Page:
Trying to decipher facts from a multitude of disjointed news stories is never an easy task.
Let’s begin with the simple facts first:
At about 3 am on the morning of 13th January a series of powerful missiles fired from a CIA-controlled Predator drone destroyed three mud house compounds, killing some 18 men, women and children, in the village of Damadola Burkanday in tehsil Mamoon of Bajaur agency located in Pakistan’s NWFP Province.
Later a new report informed us that the three mud house compounds belonged to the families of Bakhtpur, Muhammad Rahim and Bacha Khan.
Subsequently we obtained fresh knowledge from a Pakistani intelligence official who provided information to the Guardian:
'The official said that hours before the strike some unidentified guests had arrived at the home of a tribesman named Shah Zaman.'Another source then informed us that the ‘suspect’ Shah Zaman was a brother of Bakhtpur (who died in the attack). So we may surmise, that in all likelihood, Shah Zaman and Bakhtpur lived in the same family housing compound as is the common tradition in most of the tribal and rural belts of Pakistan.
Apart from losing his brother Bakhtpur, the ‘suspect’ Shah Zaman also lost a number of his children in the missile attack. He told the reporters from the UK Observer
'This is a big lie... Only our family members died in the attack,' said Shah Zaman, a jeweller who lost two sons and a daughter in the attack. 'They dropped bombs from planes and we were in no position to stop them... or to tell them we are innocent. I don't know [al-Zawahiri]. He was not at my home. No foreigner was at my home when the planes came and dropped bombs.'________________________________________________________
As hordes of reporters descended upon the village, we heard from:
The Associated Press who met with:
Then the Guardian told us:
[Shah] Zaman's neighbour, Shamroze Khan, 55, [confirmed that] he had never noticed any foreigner in their compound before.
A reporter from Newsweek, who also reached Damadola, was also told the same thing by the villagers: only locals died. While there he came across Muhammad Rahim, one of the other owners of the destroyed mud house compounds. This how Newsweek reported him:
Local lawmaker Sahibzada Haroon ur Rashid, who visited Damadola soon after the attack, said the dead had been buried and that no foreigners were among them. They came from a local family of jewelers, he said, adding that none of the bodies was burned so badly that identification was difficult.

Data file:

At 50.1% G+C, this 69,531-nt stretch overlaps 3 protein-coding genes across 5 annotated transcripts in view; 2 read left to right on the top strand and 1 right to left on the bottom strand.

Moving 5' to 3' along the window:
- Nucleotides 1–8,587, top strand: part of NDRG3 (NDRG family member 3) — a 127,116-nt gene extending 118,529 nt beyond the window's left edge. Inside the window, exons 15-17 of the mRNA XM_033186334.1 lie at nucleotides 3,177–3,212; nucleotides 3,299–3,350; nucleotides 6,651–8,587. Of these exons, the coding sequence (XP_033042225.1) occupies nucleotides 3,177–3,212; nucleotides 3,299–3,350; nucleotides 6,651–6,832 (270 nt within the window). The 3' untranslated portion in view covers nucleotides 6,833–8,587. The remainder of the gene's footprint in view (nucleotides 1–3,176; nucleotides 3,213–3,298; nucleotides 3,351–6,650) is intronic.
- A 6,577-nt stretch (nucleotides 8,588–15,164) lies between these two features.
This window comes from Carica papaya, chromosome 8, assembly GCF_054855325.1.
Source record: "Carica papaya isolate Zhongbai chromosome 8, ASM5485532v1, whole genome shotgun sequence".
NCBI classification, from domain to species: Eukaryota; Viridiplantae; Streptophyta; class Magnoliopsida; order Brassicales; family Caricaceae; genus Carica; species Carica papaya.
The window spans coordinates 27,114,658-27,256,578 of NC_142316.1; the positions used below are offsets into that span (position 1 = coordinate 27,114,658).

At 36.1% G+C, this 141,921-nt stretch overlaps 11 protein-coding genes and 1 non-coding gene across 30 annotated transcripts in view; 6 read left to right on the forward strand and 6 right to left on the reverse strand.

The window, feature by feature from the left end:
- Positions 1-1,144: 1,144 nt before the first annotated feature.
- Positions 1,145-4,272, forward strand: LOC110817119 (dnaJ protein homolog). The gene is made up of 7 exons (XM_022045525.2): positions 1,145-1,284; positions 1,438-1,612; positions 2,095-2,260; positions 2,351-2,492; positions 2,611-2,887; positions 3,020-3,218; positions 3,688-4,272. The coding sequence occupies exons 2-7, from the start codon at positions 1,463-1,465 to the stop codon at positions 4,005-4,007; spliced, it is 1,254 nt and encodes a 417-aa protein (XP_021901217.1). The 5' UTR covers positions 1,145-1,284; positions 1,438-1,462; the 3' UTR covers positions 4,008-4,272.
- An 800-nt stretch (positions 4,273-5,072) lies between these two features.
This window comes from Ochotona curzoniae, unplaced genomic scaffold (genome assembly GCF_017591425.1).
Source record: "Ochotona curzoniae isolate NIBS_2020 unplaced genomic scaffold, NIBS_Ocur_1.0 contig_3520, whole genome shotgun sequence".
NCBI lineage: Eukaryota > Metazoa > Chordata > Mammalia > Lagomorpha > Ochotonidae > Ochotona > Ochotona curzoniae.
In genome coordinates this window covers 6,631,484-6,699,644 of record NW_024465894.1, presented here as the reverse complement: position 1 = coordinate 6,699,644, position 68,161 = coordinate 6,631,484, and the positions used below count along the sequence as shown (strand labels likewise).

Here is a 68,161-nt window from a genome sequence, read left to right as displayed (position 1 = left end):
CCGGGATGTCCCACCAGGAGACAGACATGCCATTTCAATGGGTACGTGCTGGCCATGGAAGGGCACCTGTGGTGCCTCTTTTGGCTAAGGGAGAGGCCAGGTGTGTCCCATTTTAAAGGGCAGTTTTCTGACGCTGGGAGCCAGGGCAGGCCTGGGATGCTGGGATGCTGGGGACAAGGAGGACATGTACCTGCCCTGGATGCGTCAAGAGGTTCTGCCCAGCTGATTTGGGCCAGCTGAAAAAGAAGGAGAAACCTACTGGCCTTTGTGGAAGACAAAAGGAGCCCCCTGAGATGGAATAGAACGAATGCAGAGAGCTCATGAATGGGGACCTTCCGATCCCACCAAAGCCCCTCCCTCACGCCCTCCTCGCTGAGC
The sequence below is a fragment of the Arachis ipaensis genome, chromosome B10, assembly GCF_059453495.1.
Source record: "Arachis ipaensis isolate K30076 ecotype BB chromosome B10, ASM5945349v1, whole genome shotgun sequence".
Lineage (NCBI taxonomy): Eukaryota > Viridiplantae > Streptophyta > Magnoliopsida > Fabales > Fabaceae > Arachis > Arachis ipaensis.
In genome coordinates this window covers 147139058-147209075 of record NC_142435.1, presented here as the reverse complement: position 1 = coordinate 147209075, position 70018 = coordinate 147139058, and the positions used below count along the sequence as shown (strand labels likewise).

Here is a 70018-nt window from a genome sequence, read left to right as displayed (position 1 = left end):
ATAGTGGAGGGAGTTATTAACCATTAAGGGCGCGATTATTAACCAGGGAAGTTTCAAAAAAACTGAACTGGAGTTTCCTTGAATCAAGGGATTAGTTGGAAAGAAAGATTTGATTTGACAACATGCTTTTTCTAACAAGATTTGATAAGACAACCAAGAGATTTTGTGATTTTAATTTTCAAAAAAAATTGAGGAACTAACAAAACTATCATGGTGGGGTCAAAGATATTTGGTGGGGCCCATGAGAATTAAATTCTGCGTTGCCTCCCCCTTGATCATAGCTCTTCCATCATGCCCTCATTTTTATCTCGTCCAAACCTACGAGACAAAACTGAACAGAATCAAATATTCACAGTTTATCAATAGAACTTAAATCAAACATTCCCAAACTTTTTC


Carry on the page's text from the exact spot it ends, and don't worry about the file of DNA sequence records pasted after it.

Mohammed Rahim, 70, owner of one of the destroyed houses, wailed that several in his family had been killed. "I can't feed my own family. How could I afford to be hosting Zorayi?" he said, mispronouncing Zawahiri's name.________________________________________________________
Could Shah Zaman have invited Zawahiri for dinner? I, for one, go along with BBC’s analysis:
The destroyed houses belonged to local jewellers, who had no history of taking part in religious or tribal politics.Analysts of Pashtun (Pathan) society say such people are not land-owners and do not command the kind of status or respect to invite a militant leader of the stature of Ayman al-Zawahiri for dinner, as some reports have suggested.
Early on an adamant senior Pakistani intelligence officer, commenting on CIA’s missile attack, told Associated Press’s Riaz Khan ( as reported in the Guardian) :
‘Their information was wrong, and our investigations conclude that they acted on a false information,'' said a senior intelligence official who has direct knowledge of the investigations launched by Pakistan to look into the attacks.’
And so we have a picture, not precisely clear but enough for our purposes to draw the following conclusions:
- It was Shah Zaman whose house was targeted by the CIA because the agency ‘believed’ that Zawahiri would be his overnight visitor at the time of the attack.
- There were no members of the Al Qaeda present. Though at a stretch, even if on the remote chance there were outsider guests present, they would have been fellow Pathans from Afghanistan, but not necessarily terrorist though - perhaps religious and therefore pro-Taliban as many of them tend to be.
"At least four to five foreign elements had also been killed in the incident, but their bodies were removed from the scene within no time by their companions, so as to suppress the actual reason of the attack," (New York Times).The logical question then becomes: Since when, under a military regime, does a lowly Tribal Area PA have the cojones to make such a dramatic and completely unsubstantiated allegation to the world press?
Herein lieth the answer - under an appropriately titled piece Confusion Shrouds Pakistan Attack -Regional Officials Report Foreign Militants Killed the Washington Post, while reporting Fahim Wazir’s unsupported claim, quite shrewdly notes:
‘The Pakistani report bolstered earlier U.S. assertions of strong pre-strike intelligence that a group of al Qaeda figures was in the immediate area.The picture becomes suddenly obvious - yes, while there were no ‘terrorists’ in Damadola, the military regime has to ensure its survival. So now we can see a two-pronged approach emanating from Islamabad:
- Placate the infuriated local populace by allowing Pakistani diplomats to ever so hesitantly take the US ‘to task’ so that it can be splashed all over in the Urdu press.
- Then soothe the embarrassment of the CIA - and possibly appease the US intelligence agency's anger at having been provided faulty information from Pakistan - by suggesting to the world that Americans may have been right all along, as it was simply a case of sheer bad luck that prevented them from getting their target.